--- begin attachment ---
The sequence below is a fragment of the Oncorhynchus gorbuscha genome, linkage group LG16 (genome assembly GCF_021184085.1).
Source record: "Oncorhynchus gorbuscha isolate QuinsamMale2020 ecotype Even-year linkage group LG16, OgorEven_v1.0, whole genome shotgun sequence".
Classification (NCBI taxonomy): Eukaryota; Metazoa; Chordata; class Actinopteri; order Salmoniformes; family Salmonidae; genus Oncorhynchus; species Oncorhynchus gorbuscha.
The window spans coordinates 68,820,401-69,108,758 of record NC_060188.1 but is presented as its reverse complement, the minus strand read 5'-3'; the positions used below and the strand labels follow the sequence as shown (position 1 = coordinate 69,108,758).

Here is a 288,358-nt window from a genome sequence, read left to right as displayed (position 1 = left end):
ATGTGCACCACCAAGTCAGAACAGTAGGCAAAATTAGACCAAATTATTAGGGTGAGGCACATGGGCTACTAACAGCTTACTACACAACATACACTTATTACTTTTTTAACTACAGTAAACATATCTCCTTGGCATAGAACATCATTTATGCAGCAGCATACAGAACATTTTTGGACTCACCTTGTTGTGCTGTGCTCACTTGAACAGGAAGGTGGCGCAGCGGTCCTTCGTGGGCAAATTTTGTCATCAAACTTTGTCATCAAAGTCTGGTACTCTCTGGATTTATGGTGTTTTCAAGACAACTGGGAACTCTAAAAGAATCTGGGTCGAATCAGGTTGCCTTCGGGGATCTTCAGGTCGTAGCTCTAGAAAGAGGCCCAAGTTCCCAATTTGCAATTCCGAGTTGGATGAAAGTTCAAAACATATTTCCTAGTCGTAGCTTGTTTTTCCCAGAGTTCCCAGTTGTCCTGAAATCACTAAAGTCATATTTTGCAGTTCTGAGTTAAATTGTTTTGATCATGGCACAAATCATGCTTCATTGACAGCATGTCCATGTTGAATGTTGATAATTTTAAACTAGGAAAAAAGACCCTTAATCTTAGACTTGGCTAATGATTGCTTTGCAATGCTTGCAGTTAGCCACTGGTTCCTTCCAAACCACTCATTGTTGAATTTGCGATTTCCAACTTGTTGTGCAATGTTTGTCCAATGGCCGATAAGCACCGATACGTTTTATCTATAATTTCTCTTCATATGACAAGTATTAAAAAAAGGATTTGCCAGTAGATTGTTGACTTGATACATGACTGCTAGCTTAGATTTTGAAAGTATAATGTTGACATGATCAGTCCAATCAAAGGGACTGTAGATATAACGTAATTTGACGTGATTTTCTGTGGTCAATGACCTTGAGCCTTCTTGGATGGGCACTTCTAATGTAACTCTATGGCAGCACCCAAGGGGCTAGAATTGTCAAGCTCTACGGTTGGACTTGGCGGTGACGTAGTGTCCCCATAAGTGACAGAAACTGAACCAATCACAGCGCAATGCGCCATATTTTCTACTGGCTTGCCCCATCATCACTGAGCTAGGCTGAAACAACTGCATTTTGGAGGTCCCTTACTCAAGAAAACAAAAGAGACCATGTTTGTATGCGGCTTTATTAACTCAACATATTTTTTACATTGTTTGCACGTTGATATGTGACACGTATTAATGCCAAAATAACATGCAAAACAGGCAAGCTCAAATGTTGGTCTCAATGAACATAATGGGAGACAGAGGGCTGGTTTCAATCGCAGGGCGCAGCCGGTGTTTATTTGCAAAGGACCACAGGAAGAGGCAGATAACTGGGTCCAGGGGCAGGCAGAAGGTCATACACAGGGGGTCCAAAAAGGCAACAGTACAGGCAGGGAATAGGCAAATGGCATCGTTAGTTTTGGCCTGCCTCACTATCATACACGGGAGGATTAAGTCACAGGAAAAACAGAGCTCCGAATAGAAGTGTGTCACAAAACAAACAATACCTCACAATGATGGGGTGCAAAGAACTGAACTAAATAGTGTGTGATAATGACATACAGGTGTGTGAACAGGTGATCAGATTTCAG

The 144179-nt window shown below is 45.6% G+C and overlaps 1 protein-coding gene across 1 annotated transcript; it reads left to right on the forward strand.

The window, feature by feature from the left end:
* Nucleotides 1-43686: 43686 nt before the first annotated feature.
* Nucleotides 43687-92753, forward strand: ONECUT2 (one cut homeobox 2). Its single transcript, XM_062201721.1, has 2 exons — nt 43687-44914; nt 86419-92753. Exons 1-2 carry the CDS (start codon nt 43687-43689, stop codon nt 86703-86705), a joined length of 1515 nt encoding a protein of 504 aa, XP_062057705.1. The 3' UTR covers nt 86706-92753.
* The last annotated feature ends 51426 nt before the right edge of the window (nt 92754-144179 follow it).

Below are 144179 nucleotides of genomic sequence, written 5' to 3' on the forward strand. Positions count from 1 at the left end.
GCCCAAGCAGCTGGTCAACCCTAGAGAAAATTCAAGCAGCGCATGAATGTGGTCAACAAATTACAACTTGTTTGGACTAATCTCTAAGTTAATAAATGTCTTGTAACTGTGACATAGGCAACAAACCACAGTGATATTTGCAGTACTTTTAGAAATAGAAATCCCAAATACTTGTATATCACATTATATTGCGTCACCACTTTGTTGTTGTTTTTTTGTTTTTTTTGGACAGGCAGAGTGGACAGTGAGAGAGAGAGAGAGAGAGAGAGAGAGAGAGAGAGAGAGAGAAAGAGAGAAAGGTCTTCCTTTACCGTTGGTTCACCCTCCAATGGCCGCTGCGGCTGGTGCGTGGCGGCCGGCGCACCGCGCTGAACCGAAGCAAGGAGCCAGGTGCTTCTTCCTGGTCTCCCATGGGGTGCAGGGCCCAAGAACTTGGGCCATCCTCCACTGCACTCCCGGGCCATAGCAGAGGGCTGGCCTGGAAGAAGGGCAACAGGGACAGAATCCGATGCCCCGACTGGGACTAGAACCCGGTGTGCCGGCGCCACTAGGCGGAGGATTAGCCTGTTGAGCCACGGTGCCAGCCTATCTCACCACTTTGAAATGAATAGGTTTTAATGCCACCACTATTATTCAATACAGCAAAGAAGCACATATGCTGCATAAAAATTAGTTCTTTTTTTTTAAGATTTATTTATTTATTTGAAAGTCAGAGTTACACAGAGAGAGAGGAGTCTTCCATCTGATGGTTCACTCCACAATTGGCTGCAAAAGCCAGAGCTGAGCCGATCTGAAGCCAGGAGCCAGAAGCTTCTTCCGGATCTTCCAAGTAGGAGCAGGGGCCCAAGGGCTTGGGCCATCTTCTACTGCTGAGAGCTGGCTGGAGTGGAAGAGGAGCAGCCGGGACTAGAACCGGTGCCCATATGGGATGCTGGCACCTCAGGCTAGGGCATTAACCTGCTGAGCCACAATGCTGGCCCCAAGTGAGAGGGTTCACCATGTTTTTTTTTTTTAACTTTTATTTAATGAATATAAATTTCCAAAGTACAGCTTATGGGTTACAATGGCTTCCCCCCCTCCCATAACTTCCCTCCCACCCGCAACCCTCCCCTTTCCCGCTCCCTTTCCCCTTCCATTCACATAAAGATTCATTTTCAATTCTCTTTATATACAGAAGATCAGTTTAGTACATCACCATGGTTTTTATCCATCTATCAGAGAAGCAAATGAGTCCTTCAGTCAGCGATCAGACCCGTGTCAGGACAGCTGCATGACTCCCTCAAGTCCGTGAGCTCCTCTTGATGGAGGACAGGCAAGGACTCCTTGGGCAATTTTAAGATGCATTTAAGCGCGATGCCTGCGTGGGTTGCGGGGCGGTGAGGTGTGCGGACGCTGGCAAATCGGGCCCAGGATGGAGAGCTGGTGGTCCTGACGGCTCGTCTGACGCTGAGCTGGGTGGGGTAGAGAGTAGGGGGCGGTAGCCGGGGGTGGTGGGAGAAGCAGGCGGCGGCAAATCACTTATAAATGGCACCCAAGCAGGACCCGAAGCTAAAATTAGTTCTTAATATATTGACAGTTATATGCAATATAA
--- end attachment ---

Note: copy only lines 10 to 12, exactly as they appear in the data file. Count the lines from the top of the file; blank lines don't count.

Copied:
* Nucleotides 43687-92753, forward strand: ONECUT2 (one cut homeobox 2). Its single transcript, XM_062201721.1, has 2 exons — nt 43687-44914; nt 86419-92753. Exons 1-2 carry the CDS (start codon nt 43687-43689, stop codon nt 86703-86705), a joined length of 1515 nt encoding a protein of 504 aa, XP_062057705.1. The 3' UTR covers nt 86706-92753.
* The last annotated feature ends 51426 nt before the right edge of the window (nt 92754-144179 follow it).

Below are 144179 nucleotides of genomic sequence, written 5' to 3' on the forward strand. Positions count from 1 at the left end.